Wind turbines near Greatworth denied planning permission
"At the meeting on Thursday 30th June, South Northants Councilís Development Control Committee resolved unanimously to refuse planning permission for five 125 metre high wind turbines between Helmdon, Greatworth and Sulgrave.
The resolution to accept the planning officerís recommendations was then carried unanimously and the application was refused for the following basic reasons:
1. The proposed wind turbine scheme, by virtue of its size, height and extent would adversely affect the historic environment over a wide geographical area by introducing intrusive and standardised industrial forms into what is currently an unspoilt rural landscape setting. The settings of a large number of heritage assets will be harmed; in particular Scheduled Ancient Monuments at Sulgrave and Helmdon, Listed Buildings (all grades) and Registered Parks and Gardens at Stowe, Sulgrave, Helmdon, Canons Ashby, Greatworth, Marston Hill and Stuchbury (undesignated asset), and the development will have a dominating impact upon the setting of and views from a number of Conservation Areas, particularly at Sulgrave.
2. In the absence of evidence to the contrary, the Local Planning Authority cannot be satisfied that the landscape and visual impact arising from the development has been satisfactorily addressed and that the proposal would not have a serious and harmful impact on the visual amenity and character of the locality. The Local Planning Authority considers that the development by reason of its scale and siting would appear prominent and incongruous in its rural setting and would have an adverse impact on the highly valued character and appearance of the countryside in what is a gently rolling, tranquil, agricultural landscape. There would be a particularly adverse, significant and detrimental visual effect on the residential occupiers in the settlements of Greatworth, Helmdon, Sulgrave and Stuchbury and in close proximity to the site.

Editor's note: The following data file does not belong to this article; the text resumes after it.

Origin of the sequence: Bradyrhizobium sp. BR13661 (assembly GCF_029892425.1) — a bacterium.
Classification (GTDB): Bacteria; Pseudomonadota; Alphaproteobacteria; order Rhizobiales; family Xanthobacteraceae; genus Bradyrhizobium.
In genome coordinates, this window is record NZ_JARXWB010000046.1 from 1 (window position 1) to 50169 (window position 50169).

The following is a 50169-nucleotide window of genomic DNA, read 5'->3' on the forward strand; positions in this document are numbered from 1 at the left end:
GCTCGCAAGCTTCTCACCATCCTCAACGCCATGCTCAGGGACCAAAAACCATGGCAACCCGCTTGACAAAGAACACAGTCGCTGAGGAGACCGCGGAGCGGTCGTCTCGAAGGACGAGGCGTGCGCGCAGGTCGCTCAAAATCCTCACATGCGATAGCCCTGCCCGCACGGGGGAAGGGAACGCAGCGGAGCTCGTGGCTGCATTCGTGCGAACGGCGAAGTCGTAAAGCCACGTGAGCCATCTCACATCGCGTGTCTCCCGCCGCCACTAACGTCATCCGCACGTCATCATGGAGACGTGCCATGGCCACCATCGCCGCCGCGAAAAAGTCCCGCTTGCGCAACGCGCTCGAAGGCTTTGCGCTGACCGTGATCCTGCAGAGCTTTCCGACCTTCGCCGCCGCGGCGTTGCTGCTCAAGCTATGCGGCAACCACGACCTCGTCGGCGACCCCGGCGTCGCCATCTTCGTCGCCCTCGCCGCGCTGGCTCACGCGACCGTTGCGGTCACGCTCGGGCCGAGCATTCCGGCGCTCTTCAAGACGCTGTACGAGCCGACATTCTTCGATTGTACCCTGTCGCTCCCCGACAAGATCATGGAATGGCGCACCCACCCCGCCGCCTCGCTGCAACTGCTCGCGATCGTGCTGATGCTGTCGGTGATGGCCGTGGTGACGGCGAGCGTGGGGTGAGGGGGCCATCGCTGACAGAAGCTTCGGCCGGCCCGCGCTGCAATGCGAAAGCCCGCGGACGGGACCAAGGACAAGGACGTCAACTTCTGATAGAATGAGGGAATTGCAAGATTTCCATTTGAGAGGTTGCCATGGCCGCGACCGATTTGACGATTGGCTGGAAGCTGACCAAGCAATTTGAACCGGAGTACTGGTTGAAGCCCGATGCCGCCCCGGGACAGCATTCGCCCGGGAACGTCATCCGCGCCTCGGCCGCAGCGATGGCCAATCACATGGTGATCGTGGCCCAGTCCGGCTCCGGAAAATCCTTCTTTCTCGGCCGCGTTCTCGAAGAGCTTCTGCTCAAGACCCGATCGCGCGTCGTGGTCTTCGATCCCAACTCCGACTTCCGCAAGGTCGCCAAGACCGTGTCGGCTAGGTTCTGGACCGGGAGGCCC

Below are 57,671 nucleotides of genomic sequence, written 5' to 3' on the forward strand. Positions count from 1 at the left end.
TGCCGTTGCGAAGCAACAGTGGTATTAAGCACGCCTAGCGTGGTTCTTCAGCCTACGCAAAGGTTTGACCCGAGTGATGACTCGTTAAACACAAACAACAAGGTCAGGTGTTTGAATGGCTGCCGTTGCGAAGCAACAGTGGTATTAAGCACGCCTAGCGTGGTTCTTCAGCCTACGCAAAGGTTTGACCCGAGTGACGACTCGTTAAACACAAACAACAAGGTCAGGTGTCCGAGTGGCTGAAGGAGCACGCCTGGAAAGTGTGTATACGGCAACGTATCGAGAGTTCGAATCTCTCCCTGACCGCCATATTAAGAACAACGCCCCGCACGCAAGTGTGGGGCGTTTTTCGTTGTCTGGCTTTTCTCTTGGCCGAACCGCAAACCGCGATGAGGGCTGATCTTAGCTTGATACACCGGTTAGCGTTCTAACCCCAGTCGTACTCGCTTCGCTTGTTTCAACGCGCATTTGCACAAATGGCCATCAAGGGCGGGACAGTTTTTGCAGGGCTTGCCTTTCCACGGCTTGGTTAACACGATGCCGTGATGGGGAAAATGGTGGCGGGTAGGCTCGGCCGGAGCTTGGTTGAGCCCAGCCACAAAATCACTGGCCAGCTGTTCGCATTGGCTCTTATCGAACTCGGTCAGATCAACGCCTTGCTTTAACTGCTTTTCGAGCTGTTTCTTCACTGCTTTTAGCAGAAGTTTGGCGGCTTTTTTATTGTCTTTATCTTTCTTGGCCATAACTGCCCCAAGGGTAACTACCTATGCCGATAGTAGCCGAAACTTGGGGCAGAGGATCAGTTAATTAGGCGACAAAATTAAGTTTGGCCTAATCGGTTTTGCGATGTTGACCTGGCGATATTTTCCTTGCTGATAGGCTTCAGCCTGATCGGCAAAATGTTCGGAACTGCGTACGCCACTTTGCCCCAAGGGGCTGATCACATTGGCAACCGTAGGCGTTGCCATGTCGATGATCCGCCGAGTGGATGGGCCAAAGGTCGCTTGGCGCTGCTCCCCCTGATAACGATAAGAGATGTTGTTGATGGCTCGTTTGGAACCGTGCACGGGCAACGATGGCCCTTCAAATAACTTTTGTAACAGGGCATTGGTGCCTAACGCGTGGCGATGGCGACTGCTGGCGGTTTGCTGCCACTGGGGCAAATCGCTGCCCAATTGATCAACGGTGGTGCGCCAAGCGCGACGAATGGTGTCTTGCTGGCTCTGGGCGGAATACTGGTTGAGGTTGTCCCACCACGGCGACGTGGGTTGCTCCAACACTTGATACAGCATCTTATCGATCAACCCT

3. The Local Planning Authority considers that the submitted noise impact assessment for the proposed development has failed to clearly demonstrate that there would not be injurious effects on the residential amenity of nearby properties in terms of noise disturbance from the proposed turbines.
4. Insufficient survey information has been provided to demonstrate that the development will not have unacceptably adverse impacts on protected and other species or their habitat, namely bats, or to provide a satisfactory mitigation strategy and an appropriate mechanism for its delivery.
5. The proposed wind turbines would by reason of their height, scale and location be perceived by walkers, cyclists and horses and riders, as having an adverse effect on their outlook and safety, on what is a well-used and valued public rights of way network.
6. In the absence of any proposal or acceptance by the applicant of the need to provide a dedicated public viewing area within the site during construction, and for a period of at least 6-12 months after commencement of operation of the turbines, the development would be likely to result in motorists stopping and manoeuvring within the highway, to the detriment of highway safety."
Surely, similar points apply to a high speed rail line going through a much larger area in the same district?
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